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Sex Determination at Seven Weeks

In a meta-analysis appearing online this week in the Journal of the American Medical Association, Johns Hopkins University's Stephanie Devaney and her colleagues review the "overall test performance of noninvasive fetal sex determination using cell-free fetal DNA." In analyzing 80 data sets from 57 studies, the team found that, "despite interstudy variability, [test] performance was high using maternal blood." Devaney et al. found that while test performance increased with gestational age — such that "sensitivity and specificity for detection of Y chromosome sequences was greatest using RT-qPCR after 20 weeks' gestation," they write — 94.8 percent sensitivity and 98.9 percent specificity were achievable at just seven to 12 weeks. Brigham and Women's Hospital's Louise Wilkins-Haug, who was not involved in the research, tells The New York Times that this study "has wide-reaching implications." Study co-author Diana Bianchi tells the Times that an "important aspect of the study is how this advances prenatal care." Bianchi adds that she's now studying consumers' motivations to purchase prenatal genetic sex determination services — which can run up to $250 or more, are not currently reimbursed by health insurers — because she says it's "very important to educate health care providers that pregnant women are buying these tests."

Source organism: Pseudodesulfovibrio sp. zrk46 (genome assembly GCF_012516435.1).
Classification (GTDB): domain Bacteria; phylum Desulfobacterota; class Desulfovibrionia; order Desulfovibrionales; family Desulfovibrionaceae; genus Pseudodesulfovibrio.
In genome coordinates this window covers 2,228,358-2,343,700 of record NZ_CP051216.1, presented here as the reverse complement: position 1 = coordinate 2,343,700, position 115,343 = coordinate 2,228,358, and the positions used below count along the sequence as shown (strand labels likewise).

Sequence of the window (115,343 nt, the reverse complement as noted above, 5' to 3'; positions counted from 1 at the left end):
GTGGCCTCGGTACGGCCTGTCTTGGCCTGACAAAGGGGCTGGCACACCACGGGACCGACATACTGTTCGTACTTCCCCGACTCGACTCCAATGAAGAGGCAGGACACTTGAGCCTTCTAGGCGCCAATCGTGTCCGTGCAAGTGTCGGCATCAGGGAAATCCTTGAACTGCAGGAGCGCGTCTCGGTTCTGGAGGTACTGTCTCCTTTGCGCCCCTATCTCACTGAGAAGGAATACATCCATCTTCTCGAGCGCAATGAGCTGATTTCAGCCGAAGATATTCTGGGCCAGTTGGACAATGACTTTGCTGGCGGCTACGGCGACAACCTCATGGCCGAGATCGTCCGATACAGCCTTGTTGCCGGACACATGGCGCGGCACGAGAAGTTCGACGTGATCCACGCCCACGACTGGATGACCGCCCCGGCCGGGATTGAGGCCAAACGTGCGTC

The Scan

Boosters Chasing Variants

The New York Times reports that an FDA advisory panel is to weigh updated booster vaccines for COVID-19.

Not Yet

The World Health Organization says monkeypox is not yet a global emergency, the Washington Post reports.

More Proposed for Federal Research

Science reports that US House of Representatives panels are seeking to increase federal research funding.

PLOS Papers on Breast Cancer Metastasis, Left-Sided Cardiac Defects, SARS-CoV-2 Monitoring

In PLOS this week: link between breast cancer metastasis and CLIC4, sequencing analysis of left-sided cardiac defects, and more.